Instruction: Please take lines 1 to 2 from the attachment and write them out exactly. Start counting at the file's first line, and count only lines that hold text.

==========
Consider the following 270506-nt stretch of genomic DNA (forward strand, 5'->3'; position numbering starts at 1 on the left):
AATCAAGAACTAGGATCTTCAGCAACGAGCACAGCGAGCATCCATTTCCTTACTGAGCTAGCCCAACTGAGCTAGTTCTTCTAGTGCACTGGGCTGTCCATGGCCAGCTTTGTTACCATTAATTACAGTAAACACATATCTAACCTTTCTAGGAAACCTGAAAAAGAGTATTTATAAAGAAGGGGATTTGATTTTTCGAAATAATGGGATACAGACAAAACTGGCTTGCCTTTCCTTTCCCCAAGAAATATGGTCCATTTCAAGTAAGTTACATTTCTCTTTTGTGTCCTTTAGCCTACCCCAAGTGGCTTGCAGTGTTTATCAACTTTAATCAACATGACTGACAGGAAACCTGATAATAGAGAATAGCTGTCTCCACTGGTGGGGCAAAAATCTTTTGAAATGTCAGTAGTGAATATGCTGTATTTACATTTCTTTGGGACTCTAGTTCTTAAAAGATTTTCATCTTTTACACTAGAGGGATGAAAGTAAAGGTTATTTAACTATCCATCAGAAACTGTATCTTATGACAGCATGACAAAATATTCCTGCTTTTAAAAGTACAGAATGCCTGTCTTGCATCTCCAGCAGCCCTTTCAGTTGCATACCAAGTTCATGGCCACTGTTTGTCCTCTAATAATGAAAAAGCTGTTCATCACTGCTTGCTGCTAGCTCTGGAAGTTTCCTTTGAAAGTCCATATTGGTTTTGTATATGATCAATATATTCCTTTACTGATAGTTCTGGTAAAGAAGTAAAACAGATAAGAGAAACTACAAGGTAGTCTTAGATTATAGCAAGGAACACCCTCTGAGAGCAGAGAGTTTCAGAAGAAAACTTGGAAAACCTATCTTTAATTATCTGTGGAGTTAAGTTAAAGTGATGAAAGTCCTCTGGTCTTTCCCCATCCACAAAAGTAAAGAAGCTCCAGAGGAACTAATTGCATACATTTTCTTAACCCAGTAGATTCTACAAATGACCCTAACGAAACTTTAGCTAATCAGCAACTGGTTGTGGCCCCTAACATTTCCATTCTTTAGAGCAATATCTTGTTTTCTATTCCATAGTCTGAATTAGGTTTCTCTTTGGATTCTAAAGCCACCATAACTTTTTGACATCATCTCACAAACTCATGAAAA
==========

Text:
Consider the following 270506-nt stretch of genomic DNA (forward strand, 5'->3'; position numbering starts at 1 on the left):
AATCAAGAACTAGGATCTTCAGCAACGAGCACAGCGAGCATCCATTTCCTTACTGAGCTAGCCCAACTGAGCTAGTTCTTCTAGTGCACTGGGCTGTCCATGGCCAGCTTTGTTACCATTAATTACAGTAAACACATATCTAACCTTTCTAGGAAACCTGAAAAAGAGTATTTATAAAGAAGGGGATTTGATTTTTCGAAATAATGGGATACAGACAAAACTGGCTTGCCTTTCCTTTCCCCAAGAAATATGGTCCATTTCAAGTAAGTTACATTTCTCTTTTGTGTCCTTTAGCCTACCCCAAGTGGCTTGCAGTGTTTATCAACTTTAATCAACATGACTGACAGGAAACCTGATAATAGAGAATAGCTGTCTCCACTGGTGGGGCAAAAATCTTTTGAAATGTCAGTAGTGAATATGCTGTATTTACATTTCTTTGGGACTCTAGTTCTTAAAAGATTTTCATCTTTTACACTAGAGGGATGAAAGTAAAGGTTATTTAACTATCCATCAGAAACTGTATCTTATGACAGCATGACAAAATATTCCTGCTTTTAAAAGTACAGAATGCCTGTCTTGCATCTCCAGCAGCCCTTTCAGTTGCATACCAAGTTCATGGCCACTGTTTGTCCTCTAATAATGAAAAAGCTGTTCATCACTGCTTGCTGCTAGCTCTGGAAGTTTCCTTTGAAAGTCCATATTGGTTTTGTATATGATCAATATATTCCTTTACTGATAGTTCTGGTAAAGAAGTAAAACAGATAAGAGAAACTACAAGGTAGTCTTAGATTATAGCAAGGAACACCCTCTGAGAGCAGAGAGTTTCAGAAGAAAACTTGGAAAACCTATCTTTAATTATCTGTGGAGTTAAGTTAAAGTGATGAAAGTCCTCTGGTCTTTCCCCATCCACAAAAGTAAAGAAGCTCCAGAGGAACTAATTGCATACATTTTCTTAACCCAGTAGATTCTACAAATGACCCTAACGAAACTTTAGCTAATCAGCAACTGGTTGTGGCCCCTAACATTTCCATTCTTTAGAGCAATATCTTGTTTTCTATTCCATAGTCTGAATTAGGTTTCTCTTTGGATTCTAAAGCCACCATAACTTTTTGACATCATCTCACAAACTCATGAAAA